- You can take the RER Line B which runs from the north east of Paris via the Gare du Nord to the south east of Paris. Change at the Anthony station on the RER line and take the ORLYVAL light rail shuttle to Orly Airport. Ticket price from Antony on the Orlyval is €8.30 or you can buy an integrated ticket for €12.05 from any Zone 1 Metro station.
- One route originating from the south east of Paris but close to the Metro (Line 7) is the tram Service from Villejuif-Louis Aragon which being a tram service means you can use a T+ ticket but you will need two – one for the tram and one for the Metro. It’s not the fastest route but a bit of a bargain for an airport transfer at €1.90
- There is a bus service (183) from Porte de Choisy and Orly . Tickets are €6.00 and can be purchased from Metro/RER stations in Paris
- The Navette GO C Service is a bus shuttle service between Orly Airport and the Pont de Rungis station on the RER C. You have a choice of ways to buy a ticket. The shuttle bus is €1.90 or €2.00 if you buy it on the bus.You can also buy a combined ticket and the total price will depend on the zone you are travelling from. You can also use Paris Visite and Navigo passes if they are valid for Zone 4.
There are a range of transport options to get you back to the main airports in Paris
The Roissybus is a direct bus service from Opéra to Roissy Charles de Gaulle airport
Which is the Best Ticket Option ?
Paris and the Île de France has a really good transport system linking both Paris and the region surrounding it. Good rail, subway and bus networks make it easy to get just about anywhere at a reasonable cost. It’s always been my view that you don’t get to know a city and it’s people until you use the public transport system.
If you’re only in Paris for a short time there is so much to see you probably won’t have time to get further out so the Metro is a great way to get around – for most it’s the best way. In that case it’s simple maths. How many journeys do you think you’ll make ? Chance are the T+ tickets and almost certainly a Carnet of 10 tickets is the way to go and that could be the best Paris Metro ticket for many visitors. Couldn’t be simpler. You may also want to think about the Mobilis one day pass which for Zone 1 and 2 is currently €7.50 and good value if you’re going to try and see a lot of Paris in a day.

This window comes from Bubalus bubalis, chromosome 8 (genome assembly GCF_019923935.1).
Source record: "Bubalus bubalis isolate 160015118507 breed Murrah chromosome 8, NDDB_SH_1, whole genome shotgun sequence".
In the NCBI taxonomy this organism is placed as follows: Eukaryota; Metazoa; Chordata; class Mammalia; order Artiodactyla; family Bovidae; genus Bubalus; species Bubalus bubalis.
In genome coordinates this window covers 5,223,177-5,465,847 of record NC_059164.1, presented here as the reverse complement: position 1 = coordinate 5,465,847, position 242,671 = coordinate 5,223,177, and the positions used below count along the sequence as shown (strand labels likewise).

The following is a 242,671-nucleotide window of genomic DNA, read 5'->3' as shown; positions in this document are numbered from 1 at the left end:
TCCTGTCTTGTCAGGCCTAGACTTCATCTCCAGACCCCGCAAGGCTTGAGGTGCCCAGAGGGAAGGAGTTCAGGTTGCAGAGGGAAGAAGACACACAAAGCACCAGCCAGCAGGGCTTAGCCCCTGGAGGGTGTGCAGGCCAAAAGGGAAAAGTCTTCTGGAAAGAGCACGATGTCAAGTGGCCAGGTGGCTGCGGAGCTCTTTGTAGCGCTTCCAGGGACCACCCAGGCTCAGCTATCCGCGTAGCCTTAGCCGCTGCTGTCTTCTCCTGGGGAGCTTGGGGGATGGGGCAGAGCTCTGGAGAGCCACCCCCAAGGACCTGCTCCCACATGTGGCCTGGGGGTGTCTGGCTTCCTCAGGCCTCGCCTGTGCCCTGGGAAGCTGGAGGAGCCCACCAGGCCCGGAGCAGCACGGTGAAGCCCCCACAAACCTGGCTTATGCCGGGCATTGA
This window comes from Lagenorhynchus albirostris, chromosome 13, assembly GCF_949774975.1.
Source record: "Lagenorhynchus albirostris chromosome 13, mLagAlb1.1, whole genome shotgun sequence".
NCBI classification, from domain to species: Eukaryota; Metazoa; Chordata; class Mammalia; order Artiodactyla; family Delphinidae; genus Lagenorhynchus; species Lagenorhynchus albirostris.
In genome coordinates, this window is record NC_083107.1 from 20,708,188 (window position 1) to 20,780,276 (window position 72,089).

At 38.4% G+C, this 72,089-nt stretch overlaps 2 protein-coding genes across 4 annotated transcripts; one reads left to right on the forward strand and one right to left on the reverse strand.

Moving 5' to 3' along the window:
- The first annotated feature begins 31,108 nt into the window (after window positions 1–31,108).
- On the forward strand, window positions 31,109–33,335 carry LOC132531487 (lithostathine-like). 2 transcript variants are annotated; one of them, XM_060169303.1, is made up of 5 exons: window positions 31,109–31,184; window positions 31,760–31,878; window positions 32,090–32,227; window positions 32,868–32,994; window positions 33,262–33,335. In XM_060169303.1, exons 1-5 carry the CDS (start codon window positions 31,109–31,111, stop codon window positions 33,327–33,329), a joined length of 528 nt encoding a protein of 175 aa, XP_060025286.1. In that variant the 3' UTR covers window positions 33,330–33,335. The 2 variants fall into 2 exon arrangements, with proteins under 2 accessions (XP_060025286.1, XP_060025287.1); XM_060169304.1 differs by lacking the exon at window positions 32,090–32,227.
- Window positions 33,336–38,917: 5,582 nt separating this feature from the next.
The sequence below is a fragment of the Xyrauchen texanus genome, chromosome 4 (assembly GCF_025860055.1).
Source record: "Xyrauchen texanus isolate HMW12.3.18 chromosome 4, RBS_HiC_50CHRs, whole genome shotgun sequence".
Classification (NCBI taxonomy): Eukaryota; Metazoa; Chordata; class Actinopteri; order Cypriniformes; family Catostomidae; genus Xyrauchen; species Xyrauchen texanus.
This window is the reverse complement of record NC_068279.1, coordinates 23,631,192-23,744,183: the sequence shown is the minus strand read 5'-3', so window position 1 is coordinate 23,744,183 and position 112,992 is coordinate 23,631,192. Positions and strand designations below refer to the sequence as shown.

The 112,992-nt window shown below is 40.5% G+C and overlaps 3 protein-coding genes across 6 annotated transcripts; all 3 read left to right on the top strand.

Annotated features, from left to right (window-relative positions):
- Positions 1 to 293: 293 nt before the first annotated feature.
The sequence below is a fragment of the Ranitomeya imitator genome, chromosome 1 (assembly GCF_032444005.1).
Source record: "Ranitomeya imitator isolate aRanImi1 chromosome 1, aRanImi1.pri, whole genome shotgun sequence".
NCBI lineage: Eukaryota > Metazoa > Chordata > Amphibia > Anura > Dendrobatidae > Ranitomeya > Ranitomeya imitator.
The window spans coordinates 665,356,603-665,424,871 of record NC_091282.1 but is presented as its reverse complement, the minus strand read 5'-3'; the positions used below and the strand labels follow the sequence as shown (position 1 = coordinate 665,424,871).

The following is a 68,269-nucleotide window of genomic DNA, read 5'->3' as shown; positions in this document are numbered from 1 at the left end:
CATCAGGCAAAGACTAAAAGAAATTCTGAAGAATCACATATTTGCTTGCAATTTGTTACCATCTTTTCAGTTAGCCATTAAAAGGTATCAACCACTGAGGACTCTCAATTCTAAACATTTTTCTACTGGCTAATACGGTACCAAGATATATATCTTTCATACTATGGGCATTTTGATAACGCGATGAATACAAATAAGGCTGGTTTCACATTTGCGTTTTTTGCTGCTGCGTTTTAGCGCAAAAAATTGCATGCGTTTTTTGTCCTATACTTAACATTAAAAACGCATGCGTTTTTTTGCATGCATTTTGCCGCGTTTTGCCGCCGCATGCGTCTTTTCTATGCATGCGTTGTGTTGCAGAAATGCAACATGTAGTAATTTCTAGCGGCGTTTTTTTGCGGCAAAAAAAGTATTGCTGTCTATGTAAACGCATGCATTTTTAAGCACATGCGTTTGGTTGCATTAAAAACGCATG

If you are staying longer or have some specific destinations outside the center of Paris in mind then you should consider the Paris Visite card but weigh up the destinations and costs as a few days of a Paris Visite card for all zones for all the family can get pricey. Unless you plan on travelling across the Ile de France region a few times you may find it cheaper to just pay for travel in central Paris and then buy Point to Point tickets if you plan a trip to Versailles or Disneyland. When you are considering the Paris Visite card make sure you check on the current offers available to tickets holders. There are often two for one admission to many museums and other attractions which may save you some money too.
When we visit Paris for a quick trip with the boys we do tend to just buy a couple of Carnets. It’s simple and if you lose one ticket you don’t lose them all but if we were staying longer and wanted to get out and about more we’d do the math. I suggest you do the same when deciding which is the best ticket for you, your traveling companions and your plans while in Paris. It’s great having the choice !
Inspired by France is a small family run business/blog . We have lived and worked in France at various times in our life and hope to spend a lot more time there in the future.
We love all things French ranging from film, music and literature to the simple pleasures of French cooking and the odd glass of wine. We want to share our love of France with other France fanatics !